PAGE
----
Stage 1: Food Theater
At home, Lucy may scream at the sight of anything green and Johnny may react to ocean protein like it came from a sewage treatment plant, but while these food aversions are extremely annoying, it’s just life with Lucy and Johnny. At dinner at your friend’s place, however, where the menu consists of fish and green beans, it’s time to put on a show. There are several ways to play it.
Outright lie: Johnny is allergic to fish! Lucy loves ALL vegetables but just doesn’t like green beans! (“So sorry. Got any penne?”)
Parental interference: Johnny and Lucy are taken aside and told they’ve got nothing to worry about as long as they keep their traps shut. Then, when dinner is served, Johnny and Lucy get helpings of fish and green beans. Moments later, you have “seconds” on your plate, and Lucy and Johnny have doubled-down on garlic bread.
Old school: Johnny and Lucy are sternly told—in front of everyone—that they have to eat at least one bite of everything in order to be polite, setting off a showdown that makes everyone so uncomfortable the host says not to worry about it and orders a cheese pizza like he should have done in the first place.
Stage 2: Playground Theater
This mostly involves pretending not to think someone else’s kid is an asshole (“It’s okay, they’re just kids. I’m sure your kid didn’t mean to T-bone my kid with a Tonka truck!”) or apologizing profusely when it’s your kid who looks like the asshole even though you probably think—just a little—that it was the other kid’s fault (“Oh my gosh, I’m sorry, that’s so not like her. She never shoves sand up other kids’ noses. What could have gotten into her?“).
Other examples of playground theater include making a big show of taking your kid off the swing after a few minutes when there is a line, even though the other parents are letting their kids swing forever as though nobody were waiting, and walking through the park trying to find your kid without letting on that you have no idea where he is.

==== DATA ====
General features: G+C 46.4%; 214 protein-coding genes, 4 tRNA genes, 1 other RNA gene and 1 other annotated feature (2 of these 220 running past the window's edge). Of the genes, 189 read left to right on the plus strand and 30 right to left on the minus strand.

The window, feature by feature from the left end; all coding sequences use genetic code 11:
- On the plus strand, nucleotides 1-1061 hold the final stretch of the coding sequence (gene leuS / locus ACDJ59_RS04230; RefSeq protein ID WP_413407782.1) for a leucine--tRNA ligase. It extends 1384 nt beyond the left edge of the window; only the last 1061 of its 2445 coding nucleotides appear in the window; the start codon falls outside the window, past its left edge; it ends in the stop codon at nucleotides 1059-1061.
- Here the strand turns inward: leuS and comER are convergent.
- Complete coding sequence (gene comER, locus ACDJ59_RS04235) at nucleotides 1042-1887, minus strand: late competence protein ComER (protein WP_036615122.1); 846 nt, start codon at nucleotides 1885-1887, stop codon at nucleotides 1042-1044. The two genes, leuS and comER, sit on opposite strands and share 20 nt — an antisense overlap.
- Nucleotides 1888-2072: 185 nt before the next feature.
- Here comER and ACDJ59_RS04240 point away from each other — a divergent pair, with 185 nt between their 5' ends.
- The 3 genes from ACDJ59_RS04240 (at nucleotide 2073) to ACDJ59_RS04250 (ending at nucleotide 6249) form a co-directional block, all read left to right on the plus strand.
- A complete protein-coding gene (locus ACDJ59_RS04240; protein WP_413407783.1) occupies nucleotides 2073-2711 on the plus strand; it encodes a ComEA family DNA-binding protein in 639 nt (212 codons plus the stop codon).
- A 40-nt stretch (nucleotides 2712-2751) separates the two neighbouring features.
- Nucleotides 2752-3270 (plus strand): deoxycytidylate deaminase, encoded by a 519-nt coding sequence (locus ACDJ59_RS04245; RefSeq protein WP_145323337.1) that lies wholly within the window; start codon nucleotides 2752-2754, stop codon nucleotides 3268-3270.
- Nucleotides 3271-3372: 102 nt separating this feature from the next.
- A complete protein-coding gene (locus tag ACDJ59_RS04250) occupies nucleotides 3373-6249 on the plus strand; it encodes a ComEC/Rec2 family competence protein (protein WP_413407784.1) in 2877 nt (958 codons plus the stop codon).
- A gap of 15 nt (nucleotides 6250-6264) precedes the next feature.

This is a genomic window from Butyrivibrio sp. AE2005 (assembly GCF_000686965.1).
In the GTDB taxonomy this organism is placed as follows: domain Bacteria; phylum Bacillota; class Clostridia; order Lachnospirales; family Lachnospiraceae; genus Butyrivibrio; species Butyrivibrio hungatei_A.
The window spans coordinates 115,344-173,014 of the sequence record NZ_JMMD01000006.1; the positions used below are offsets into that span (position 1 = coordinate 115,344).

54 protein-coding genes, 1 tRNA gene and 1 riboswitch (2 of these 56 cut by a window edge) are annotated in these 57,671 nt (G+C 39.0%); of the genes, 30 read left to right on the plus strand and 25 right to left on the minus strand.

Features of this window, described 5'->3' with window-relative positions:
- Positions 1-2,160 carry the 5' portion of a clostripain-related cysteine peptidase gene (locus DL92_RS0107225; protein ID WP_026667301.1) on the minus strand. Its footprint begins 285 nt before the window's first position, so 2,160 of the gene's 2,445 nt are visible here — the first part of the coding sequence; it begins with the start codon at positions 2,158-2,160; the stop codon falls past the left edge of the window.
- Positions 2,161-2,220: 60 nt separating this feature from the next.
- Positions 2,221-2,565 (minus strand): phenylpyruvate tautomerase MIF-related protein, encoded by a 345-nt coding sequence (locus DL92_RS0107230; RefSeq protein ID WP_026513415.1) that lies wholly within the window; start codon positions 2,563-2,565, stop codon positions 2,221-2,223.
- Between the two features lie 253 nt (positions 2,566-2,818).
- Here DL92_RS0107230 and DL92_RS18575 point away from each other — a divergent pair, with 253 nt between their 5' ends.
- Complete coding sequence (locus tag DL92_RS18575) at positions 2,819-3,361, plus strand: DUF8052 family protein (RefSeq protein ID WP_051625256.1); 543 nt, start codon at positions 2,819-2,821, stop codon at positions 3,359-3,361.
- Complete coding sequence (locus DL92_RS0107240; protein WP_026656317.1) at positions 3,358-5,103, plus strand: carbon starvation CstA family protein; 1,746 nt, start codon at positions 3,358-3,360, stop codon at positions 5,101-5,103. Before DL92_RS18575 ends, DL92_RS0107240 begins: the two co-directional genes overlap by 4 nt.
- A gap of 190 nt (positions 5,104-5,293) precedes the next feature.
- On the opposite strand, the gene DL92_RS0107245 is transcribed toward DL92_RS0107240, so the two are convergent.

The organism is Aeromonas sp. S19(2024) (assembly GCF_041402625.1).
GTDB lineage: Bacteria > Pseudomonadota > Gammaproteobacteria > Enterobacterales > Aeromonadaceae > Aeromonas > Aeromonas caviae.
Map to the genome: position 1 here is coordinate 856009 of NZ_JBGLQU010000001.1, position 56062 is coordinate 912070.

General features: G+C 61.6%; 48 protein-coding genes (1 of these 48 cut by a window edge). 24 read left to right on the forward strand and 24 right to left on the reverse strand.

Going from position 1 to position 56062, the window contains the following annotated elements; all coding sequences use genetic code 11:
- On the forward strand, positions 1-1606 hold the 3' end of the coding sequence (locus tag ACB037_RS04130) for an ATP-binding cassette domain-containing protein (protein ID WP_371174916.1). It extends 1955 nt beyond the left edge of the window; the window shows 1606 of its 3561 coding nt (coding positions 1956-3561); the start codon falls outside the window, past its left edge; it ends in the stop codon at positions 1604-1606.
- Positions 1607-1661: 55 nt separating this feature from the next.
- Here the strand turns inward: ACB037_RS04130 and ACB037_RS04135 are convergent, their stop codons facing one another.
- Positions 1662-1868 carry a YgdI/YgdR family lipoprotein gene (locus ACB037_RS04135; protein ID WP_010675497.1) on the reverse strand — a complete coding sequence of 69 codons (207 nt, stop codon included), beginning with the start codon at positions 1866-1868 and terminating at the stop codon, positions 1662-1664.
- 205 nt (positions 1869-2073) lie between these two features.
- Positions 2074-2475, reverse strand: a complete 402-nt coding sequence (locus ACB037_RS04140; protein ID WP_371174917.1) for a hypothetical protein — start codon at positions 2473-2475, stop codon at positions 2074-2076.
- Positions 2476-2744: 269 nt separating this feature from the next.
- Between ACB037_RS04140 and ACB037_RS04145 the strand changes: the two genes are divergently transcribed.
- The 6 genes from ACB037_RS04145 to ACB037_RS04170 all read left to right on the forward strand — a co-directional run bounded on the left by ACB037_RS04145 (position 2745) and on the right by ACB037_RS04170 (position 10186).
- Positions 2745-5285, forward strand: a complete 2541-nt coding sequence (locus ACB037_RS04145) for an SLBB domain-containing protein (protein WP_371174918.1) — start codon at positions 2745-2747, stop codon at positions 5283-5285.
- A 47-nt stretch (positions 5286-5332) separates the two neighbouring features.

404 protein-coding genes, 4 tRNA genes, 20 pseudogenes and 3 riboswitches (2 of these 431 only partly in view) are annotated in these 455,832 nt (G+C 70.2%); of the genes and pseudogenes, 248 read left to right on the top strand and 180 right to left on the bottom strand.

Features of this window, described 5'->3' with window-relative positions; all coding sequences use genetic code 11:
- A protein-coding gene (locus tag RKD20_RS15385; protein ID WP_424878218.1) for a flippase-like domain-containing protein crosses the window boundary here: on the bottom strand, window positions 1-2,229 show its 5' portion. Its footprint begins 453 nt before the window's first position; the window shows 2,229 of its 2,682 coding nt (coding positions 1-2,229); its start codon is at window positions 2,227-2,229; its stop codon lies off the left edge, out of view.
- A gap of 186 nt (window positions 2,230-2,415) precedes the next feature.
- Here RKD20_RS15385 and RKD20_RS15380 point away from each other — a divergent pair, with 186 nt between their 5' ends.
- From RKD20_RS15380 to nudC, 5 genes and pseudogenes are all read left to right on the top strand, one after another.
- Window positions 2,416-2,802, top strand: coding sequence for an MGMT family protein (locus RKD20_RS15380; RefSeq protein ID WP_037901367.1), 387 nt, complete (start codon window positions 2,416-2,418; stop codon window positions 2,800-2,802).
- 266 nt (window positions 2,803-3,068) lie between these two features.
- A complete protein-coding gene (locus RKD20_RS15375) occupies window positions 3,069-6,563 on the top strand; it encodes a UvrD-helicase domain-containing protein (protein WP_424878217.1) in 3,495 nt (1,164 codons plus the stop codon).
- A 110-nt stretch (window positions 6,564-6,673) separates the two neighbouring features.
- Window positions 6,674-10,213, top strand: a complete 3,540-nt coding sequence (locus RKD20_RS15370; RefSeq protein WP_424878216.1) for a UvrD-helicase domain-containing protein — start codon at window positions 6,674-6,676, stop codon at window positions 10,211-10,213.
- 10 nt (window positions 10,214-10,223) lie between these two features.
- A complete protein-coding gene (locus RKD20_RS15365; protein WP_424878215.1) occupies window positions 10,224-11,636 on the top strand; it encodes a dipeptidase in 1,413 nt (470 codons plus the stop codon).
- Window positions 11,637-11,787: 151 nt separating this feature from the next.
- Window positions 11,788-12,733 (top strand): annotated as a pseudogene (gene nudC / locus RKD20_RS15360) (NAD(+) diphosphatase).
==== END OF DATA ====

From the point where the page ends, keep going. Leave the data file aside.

Stage 3: Screens Theater
Another family is coming over for dinner. Your kids are on their devices. You yell at them to turn them off, and iPad cases snap shut or are physically pried from kids’ fingers as the front door opens. “We only allow 20 minutes a day,” you say somewhat piously, proceeding to have a values-sharing conversation about restricting screen time with your fellow parent-guests. (By this time, you have put away your own phone, though maybe not.) The kids then proceed to do all of the things they do when they are not on screens: Nerf sword fights, indoor soccer, wrestling matches, whining about being bored, Manhunt.
After dinner—when things have reached a decibel level that would cause Stephen Curry to miss a free-throw shot—somebody asks, “Should we put on a movie?” and you remember why you invited these people over in the first place. Screens and quiet at last.
Stage 4: ‘Are You Talking To Me?’ Theater
When your kids are younger, this performance is triggered when, for example, your child launches into a meltdown after you are forced to peel her off of another equally unhinged kid’s tricycle. She then starts screaming threats and trying to hit you in the face, which you counter with a well-projected combo of “No! You do NOT hit mommy” (even though, yes, she does sometimes) and “Oh honey, you’re so tired,” capped off by an emphatic “That’s ENOUGH!” as you strap her into the stroller like a mental patient so you can exit stage right immediately.
When your kids are older, this is when your 10-year-old son calls his 8-year-old brother a dipshit in the checkout line of the grocery store, and you say, “Watch your language!” in a stage whisper, even though you unleashed a far more colorful phrase when somebody took your spot a few minutes earlier in the parking lot.
Stage 5: Grandparent Theater
This is when your kids do any of the above-mentioned stuff in front of your parents, and you perform your good parenting so hard you end up locking your kids in the closet for failing to call the UPS delivery person “ma’am”—and then remember that when you were 8, you fell out of the backseat of your parents’ station wagon into the driveway because you weren’t wearing a seatbelt and the doors weren’t locked. At which point, you tell your parents just where they can stick every judgmental grandparent-theater aside they throw your way, while your kids eat white food and play Candy Crush at the playground, cursing like sailors. Don’t judge me, 1970s parents. At least my kids ride in car seats.